ND   JMC : History of Medieval Philosophy / by Maurice De Wulf

195. Theological Condemnations. The Church and Philosophy. -- We have seen already how Abelard fell into errors about many dogmas, and notably about the Blessed Trinity. He taught that each of the three Divine Persons does not constitute the whole Divine essence, but each only a distinct modality of that one Divine essence, -- power, wisdom and goodness respectively. St. Bernard worked might and main against this heresy of Abelard, as he did afterwards against that of Gilbert de la Porrée. The De Unitate et Trinitate Divina was condemned at the Council of Soissons in 1121; the Theologia at the Council of Sens in 1141.{1}

Gilbert, carrying his distinction between the singular and the universal into the doctrine of the Trinity, "made different things of God (Deus) and the Divinity (Divinitas), of the Father and Paternity, etc., even of the Nature and the Persons".{2} This was tantamount to a denial of the Divine Unity. The Bishop of Poitiers fell under suspicion for his teaching; but he succeeded in clearing himself and escaping condemnation.

The Church is often reproached with having condemned philosophy in the persons of Roscelin, Abelard and Gilbert de la Porrée. Nothing could be farther from the truth. What the Church condemned was not the so-called nominalism,{3} nor realism, nor philosophy in general, but simply applications that were considered dangerous{4} of the dialectic method to matters of dogma, that is to say, to matters not philosophical.{5}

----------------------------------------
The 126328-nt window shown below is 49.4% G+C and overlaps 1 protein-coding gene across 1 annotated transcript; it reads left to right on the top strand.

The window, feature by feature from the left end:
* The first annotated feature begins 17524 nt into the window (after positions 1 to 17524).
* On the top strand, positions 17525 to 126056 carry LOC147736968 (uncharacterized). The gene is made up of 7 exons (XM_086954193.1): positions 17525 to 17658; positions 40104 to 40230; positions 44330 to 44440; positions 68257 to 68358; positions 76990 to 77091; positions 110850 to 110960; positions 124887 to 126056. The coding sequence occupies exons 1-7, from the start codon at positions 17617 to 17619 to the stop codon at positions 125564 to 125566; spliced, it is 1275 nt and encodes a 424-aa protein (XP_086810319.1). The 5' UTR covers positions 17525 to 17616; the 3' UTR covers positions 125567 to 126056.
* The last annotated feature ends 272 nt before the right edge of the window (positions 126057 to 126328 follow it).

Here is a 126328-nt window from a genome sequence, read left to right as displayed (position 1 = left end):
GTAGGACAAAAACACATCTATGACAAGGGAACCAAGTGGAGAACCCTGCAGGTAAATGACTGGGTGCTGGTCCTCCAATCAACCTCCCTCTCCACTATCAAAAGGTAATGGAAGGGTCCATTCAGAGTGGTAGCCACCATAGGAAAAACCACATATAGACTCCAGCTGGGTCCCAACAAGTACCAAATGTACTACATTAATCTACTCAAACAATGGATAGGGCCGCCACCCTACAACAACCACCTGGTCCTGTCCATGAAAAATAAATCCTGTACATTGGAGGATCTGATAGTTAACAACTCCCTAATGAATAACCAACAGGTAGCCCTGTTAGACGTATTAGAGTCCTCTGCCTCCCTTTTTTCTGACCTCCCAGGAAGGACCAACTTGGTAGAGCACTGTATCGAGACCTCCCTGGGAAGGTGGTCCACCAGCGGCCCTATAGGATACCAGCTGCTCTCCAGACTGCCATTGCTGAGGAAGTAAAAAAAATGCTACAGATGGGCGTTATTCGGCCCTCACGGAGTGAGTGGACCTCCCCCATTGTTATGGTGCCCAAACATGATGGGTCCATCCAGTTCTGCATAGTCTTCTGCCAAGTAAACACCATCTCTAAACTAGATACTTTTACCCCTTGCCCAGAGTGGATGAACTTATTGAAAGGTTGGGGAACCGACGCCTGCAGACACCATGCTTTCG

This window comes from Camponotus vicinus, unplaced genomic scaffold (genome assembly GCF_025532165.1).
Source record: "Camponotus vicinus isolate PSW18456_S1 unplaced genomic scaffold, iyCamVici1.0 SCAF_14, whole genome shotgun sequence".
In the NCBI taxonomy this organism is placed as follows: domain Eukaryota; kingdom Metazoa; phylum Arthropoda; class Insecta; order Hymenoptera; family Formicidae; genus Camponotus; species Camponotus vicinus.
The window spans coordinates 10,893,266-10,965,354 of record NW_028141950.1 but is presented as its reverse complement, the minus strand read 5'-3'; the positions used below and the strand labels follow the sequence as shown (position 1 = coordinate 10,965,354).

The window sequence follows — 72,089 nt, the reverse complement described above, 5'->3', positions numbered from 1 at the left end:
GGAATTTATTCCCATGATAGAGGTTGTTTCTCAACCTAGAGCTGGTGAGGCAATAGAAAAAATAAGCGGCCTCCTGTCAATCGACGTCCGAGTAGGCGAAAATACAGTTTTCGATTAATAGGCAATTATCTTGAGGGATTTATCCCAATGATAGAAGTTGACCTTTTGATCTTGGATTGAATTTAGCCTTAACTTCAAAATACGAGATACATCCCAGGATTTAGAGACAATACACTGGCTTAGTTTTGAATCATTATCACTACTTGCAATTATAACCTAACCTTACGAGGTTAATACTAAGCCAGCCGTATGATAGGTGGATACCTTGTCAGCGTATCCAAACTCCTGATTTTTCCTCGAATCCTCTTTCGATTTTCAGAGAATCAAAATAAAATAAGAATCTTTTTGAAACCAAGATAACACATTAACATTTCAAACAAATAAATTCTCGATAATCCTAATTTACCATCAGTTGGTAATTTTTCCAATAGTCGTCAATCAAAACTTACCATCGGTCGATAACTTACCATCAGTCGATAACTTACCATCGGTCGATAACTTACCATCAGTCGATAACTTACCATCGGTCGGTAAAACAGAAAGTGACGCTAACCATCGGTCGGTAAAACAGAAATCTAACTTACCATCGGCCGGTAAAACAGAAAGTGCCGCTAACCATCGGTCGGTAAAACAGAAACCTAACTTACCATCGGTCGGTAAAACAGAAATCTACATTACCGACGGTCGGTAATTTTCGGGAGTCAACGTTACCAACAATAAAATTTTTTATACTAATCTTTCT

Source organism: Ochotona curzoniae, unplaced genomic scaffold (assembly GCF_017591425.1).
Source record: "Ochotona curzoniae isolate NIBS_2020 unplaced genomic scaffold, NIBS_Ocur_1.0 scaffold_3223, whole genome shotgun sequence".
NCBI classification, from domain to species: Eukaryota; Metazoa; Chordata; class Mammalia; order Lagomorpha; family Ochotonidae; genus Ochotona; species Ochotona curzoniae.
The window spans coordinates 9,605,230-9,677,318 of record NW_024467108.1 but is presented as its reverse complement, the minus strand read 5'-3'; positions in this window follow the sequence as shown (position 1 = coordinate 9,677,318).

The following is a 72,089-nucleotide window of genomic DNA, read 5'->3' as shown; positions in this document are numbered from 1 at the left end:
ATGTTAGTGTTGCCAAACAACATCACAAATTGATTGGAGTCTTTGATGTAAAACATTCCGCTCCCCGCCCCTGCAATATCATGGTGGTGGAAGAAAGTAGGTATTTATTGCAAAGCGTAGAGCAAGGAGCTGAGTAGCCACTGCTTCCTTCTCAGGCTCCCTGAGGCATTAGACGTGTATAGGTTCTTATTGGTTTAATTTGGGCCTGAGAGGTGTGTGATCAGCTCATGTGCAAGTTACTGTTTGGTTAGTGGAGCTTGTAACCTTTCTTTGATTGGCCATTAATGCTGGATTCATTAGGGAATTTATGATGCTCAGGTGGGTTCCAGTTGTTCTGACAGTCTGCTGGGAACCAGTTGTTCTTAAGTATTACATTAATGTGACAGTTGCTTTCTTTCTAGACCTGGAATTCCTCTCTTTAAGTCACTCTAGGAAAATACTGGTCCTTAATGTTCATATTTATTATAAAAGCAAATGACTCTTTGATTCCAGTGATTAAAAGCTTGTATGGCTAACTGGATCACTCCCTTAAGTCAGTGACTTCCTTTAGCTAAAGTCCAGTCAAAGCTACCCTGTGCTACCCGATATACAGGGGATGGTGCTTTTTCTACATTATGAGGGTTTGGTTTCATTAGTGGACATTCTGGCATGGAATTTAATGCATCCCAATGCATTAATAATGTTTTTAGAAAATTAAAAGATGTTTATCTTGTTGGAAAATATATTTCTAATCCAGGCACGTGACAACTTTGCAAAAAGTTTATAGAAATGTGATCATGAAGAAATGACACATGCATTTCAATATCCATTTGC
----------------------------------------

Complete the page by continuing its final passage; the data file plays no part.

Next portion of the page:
In the thirteenth century, a whole legion of scholastics propounded and developed the theories of Roscelin and Abelard, and we hear of no councils summoned to condemn them.

{1} As to the good faith of Abelard, Fr. Portalié writes: "Abelard was never a free thinker or unbeliever . . . he was, and wished to be, a sincere believer" (op. cit., col. 41).

{2} CLERVAL, op. cit., p. 263.

{3} "Nominalism is the old enemy, as it is in fact the doctrine which, because it accords best with reason, is opposed most to the axioms of Faith. Dragged successively before numerous councils, nominalism was condemned in the person of Abelard, as it had been previously in the person of Roscelin" (HAURÉAU, Hist. philos. scol., i., p. 292).

{4} In regard to Abelard, Fr. Portalié rightly remarks that the Church had every reason to take vigorous action, for she found herself in the presence of a strong and progressive theological movement which was offering a shelter to dangerous errors.

{5} Cf. WILLMANN, Gesch. d. Ideal., ii., p. 360.

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